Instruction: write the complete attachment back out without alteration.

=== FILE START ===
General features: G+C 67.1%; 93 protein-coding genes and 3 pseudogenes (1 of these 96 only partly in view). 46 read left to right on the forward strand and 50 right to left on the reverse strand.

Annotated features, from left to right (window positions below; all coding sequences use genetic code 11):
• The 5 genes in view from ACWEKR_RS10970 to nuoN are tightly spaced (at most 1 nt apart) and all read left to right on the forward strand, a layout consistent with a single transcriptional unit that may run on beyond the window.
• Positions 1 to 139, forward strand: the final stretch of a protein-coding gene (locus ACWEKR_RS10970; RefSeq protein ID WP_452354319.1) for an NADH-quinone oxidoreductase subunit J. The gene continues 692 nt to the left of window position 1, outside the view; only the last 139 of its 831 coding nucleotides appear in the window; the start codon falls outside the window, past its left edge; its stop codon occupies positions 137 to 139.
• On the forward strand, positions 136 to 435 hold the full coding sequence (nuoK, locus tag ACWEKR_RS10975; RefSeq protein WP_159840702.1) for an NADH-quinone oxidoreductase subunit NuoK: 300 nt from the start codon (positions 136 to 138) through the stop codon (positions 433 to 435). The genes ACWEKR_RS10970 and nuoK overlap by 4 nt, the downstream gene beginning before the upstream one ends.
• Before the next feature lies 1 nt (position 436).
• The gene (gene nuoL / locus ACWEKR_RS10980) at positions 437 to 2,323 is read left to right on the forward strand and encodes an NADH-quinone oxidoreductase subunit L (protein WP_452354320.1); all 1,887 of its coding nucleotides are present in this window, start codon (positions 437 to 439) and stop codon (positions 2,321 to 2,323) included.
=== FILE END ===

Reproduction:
General features: G+C 67.1%; 93 protein-coding genes and 3 pseudogenes (1 of these 96 only partly in view). 46 read left to right on the forward strand and 50 right to left on the reverse strand.

Annotated features, from left to right (window positions below; all coding sequences use genetic code 11):
• The 5 genes in view from ACWEKR_RS10970 to nuoN are tightly spaced (at most 1 nt apart) and all read left to right on the forward strand, a layout consistent with a single transcriptional unit that may run on beyond the window.
• Positions 1 to 139, forward strand: the final stretch of a protein-coding gene (locus ACWEKR_RS10970; RefSeq protein ID WP_452354319.1) for an NADH-quinone oxidoreductase subunit J. The gene continues 692 nt to the left of window position 1, outside the view; only the last 139 of its 831 coding nucleotides appear in the window; the start codon falls outside the window, past its left edge; its stop codon occupies positions 137 to 139.
• On the forward strand, positions 136 to 435 hold the full coding sequence (nuoK, locus tag ACWEKR_RS10975; RefSeq protein WP_159840702.1) for an NADH-quinone oxidoreductase subunit NuoK: 300 nt from the start codon (positions 136 to 138) through the stop codon (positions 433 to 435). The genes ACWEKR_RS10970 and nuoK overlap by 4 nt, the downstream gene beginning before the upstream one ends.
• Before the next feature lies 1 nt (position 436).
• The gene (gene nuoL / locus ACWEKR_RS10980) at positions 437 to 2,323 is read left to right on the forward strand and encodes an NADH-quinone oxidoreductase subunit L (protein WP_452354320.1); all 1,887 of its coding nucleotides are present in this window, start codon (positions 437 to 439) and stop codon (positions 2,321 to 2,323) included.